Tuesday, June 28, 2005

Special Lagrangian geometry

Dr. Mark Haskins
On a wider class of complex manifolds - the so-called Calabi-Yau manifolds - there is also a natural notion of special Lagrangian geometry. Since the late 1980s these Calabi-Yau manifolds have played a prominent role in developments in High Energy Physics and String Theory. In the late 1990s it was realized that calibrated geometries play a fundamental role in the physical theory, and calibrated geometries have become synonymous with "Branes" and "Supersymmetry".

Special Lagrangian geometry in particular was seen to be related to another String Theory inspired phemonenon, "Mirror Symmetry". Strominger, Yau and Zaslow conjectured that mirror symmetry could be explained by studying moduli spaces arising from special Lagrangian geometry.

This conjecture stimulated much work by mathematicians, but a lot still remains to be done. A central problem is to understand what kinds of singularities can form in families of smooth special Lagrangian submanifolds. A starting point for this is to study the simplest models for singular special Lagrangian varieties, namely cones with an isolated singularity. My research in this area ([2], [4], [6]) has focused on understanding such cones especially in dimension three, which also corresponds to the most physically relevant case.

I am execising the geometrical tendencies here in how Sylvester surfaces might have revealled the interior space of a Reimann sphere( Calabi Yau rotations exemplified and complete), while these points located on the sphere's surface, brane, reveal a deeper interactive force within this sphere. Again I am learning to see here, hopefully it's right. The bloggers out there who work in this direction are most helpful, P.P Cook, Lubos Motl and others, who help point the way.

Differences in the gravitational forces speak directly to dimensional relevances In Lagrangian, by association to the energy valuations? Euclids postulate from 1-4, had to be entertained in a new way, from a non-euclidean world of higher dimensions? It was well evident that supergravity, would find solace in the four dimensional relevances of spacetime? How did Kaluza and Klein get there? Cylinders?

Yet the dynamical world of the way in which the satelitte can move through space helps one to adjust to how these dynamcial avenues can propel this satelitte through that same space. Circular orits chaotically predictable, yet quite diverse shown in the poincare model representation, shows how bizzare the ability of the Lagrangian points become. Can one see well with this new abstractual quality?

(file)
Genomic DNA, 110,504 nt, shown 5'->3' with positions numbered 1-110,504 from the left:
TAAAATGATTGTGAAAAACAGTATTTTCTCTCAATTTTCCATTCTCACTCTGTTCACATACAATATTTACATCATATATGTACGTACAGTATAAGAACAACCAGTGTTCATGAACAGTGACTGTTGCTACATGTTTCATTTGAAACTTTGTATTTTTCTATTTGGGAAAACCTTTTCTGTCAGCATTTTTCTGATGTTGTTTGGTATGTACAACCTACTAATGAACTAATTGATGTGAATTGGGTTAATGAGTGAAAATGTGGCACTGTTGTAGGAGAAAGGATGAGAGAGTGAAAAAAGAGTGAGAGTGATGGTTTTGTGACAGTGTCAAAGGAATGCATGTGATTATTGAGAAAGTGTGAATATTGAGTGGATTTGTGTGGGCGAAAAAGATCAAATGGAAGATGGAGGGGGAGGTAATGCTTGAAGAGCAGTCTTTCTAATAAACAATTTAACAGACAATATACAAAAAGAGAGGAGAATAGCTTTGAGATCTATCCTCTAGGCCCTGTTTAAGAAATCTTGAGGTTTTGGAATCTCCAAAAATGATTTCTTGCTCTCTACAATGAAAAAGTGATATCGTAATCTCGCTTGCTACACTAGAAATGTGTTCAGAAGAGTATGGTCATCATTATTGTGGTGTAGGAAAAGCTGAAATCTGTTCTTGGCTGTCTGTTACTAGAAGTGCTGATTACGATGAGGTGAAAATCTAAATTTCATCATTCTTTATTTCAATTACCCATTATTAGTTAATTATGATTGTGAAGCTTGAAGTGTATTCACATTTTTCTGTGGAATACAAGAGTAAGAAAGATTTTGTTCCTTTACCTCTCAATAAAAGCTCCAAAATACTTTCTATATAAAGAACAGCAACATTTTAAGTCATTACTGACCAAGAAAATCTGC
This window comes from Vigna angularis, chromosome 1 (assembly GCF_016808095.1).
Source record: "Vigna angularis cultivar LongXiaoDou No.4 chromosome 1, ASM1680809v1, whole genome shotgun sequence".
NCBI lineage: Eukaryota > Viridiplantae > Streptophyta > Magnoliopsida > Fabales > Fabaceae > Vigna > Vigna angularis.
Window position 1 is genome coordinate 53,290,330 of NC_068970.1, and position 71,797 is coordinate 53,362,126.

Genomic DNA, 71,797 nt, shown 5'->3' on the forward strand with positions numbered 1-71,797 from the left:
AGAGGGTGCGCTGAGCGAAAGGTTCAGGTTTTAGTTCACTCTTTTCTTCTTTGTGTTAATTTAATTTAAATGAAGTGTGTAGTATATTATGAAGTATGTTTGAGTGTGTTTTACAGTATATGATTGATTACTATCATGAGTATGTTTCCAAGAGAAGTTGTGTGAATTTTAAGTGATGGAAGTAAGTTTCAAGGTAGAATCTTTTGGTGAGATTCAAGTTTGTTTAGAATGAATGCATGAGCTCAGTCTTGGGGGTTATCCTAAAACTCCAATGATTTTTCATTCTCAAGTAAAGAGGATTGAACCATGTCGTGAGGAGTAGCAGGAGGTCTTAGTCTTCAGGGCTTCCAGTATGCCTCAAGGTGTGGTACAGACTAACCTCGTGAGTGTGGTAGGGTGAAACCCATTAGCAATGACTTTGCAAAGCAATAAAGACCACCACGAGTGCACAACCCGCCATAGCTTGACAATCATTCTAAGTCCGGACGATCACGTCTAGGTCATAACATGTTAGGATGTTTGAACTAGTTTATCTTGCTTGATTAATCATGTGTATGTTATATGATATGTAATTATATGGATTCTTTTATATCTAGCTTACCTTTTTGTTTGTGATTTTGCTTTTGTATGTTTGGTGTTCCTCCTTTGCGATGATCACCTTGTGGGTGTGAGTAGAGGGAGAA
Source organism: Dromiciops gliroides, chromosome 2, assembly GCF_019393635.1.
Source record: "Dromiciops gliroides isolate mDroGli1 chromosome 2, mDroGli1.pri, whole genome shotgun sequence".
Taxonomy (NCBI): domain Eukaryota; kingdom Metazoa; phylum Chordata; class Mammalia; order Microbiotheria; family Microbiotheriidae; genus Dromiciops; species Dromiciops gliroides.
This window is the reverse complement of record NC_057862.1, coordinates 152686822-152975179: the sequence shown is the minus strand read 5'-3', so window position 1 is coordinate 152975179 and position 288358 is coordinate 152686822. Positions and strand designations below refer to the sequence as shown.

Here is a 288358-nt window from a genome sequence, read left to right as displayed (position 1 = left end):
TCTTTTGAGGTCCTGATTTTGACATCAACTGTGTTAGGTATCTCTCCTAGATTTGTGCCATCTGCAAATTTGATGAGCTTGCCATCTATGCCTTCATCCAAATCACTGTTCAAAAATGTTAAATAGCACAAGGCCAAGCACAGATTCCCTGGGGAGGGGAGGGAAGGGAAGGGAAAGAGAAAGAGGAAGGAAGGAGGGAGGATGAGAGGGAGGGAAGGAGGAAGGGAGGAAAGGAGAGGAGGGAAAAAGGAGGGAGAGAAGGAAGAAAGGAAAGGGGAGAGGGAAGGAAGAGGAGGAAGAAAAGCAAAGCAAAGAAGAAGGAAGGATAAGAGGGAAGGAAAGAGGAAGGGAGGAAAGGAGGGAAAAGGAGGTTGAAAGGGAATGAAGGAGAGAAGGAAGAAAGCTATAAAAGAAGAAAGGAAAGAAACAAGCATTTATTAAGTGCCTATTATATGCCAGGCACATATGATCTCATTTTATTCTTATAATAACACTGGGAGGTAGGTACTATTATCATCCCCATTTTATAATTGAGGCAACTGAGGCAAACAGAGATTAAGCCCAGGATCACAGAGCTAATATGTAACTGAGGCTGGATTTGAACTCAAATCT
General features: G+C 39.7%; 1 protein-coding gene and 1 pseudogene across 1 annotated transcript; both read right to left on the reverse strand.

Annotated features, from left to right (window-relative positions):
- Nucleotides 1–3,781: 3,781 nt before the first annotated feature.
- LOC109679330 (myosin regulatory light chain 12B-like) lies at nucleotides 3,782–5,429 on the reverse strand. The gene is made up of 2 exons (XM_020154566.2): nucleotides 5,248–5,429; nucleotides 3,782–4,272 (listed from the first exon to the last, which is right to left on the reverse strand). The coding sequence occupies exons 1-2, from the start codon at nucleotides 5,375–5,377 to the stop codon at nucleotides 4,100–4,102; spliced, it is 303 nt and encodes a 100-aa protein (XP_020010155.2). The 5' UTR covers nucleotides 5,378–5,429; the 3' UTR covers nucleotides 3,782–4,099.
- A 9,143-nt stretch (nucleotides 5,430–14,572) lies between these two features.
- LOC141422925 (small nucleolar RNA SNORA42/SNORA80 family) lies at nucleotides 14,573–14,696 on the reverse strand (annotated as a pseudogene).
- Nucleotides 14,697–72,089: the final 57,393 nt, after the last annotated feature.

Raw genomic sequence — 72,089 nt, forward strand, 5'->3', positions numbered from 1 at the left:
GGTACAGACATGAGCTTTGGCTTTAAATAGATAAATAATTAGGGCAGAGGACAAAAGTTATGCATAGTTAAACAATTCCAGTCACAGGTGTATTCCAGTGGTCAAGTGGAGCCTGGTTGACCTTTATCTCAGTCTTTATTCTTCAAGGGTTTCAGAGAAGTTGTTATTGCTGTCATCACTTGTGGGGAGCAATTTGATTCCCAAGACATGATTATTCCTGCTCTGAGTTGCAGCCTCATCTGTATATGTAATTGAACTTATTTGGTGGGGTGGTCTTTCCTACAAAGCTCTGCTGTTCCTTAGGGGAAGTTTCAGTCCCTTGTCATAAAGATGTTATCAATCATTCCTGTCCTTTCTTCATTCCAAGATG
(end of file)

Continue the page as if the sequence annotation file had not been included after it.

Einstein's equations connect matter and energy (the right-hand side) with the geometry of spacetime (the left-hand side). Each superscript stands for one of the 4 coordinates of spacetime; so what looks like one equation is actually 4 x 4 = 16 equations. But since some are repeated there are really 10 equations. Contrast this with the single gravitational law of Newton! That alone gives a hint of the complexity of these equations. Indeed, they are amongst the most difficult equations in science. Happily, however, some exact solutions have been found. Below we discuss one such exact solution, the first, found in 1916 by Karl Schwarzchild.

So it was important to understand how this view was developed further. The semantics of mathematical expression was a well laid out path that worked to further our views of what could have been accompished in the world of spacetime, yet well knowing, that the dynamcial revealled a even greater potential?

So now you engaged the views inside and out, about bubble natures, and from this, a idea that is driven. That while Michio Kaku sees well from perspective, the bridge stood upon, is the same greater comprehension about abstract and dynamical processes in that same geometrical world. Beyond the sphere, within the sphere, and the relationship between both worlds, upon Lagrangian perspective not limited.

Placed within the sphere, and this view from a point is a amazing unfoldment process of views that topological inferences to torus derivtives from boson expressed gravitational idealizations removed themself from the lines of circles to greater KK tower representations?

The following is a description of some of the models for the hyperbolic plane. In order to understand the descriptions, refer to the figures. They may seem a bit strange. However, a result due to Hilbert says that it is impossible to smoothly embed the hyperbolic plane in Euclidean three-space using the usual Euclidean geometry. (Technical note: In fact it is possible to have a C^1 embedding into R^3, according to a 1955 construction of Nicolaas Kuiper, but according to William Thurston, the result would be "incredibly unwieldy, and pretty much useless in the study of the surface's intrinsic geometry."[William Thurston, "Three Dimensional Geometry and Topology," Geometry Center Preprint, 1991, p.43.]) Since there is no such smooth embedding, any model of the hyperbolic plane has to use a different geometry. In other words, we must redefine words like point, line, distance, and angle in order to have a surface in which the parallel postulate fails, but which still satisfies Euclid's postulates 1-4 (stated in the previous article). Here are brief descriptions of three models:

This process had to be thought of in another way? Point, line, plane, became something else, in terms of string world? M theory had to answer to the ideas of supergravity? How so? Great Circles and such? Topological torus forms defined, inside and out? Completed, when the circle become a boson expressed? A point on a brane now becomes something larger in perspectve? Thanks Ramond.

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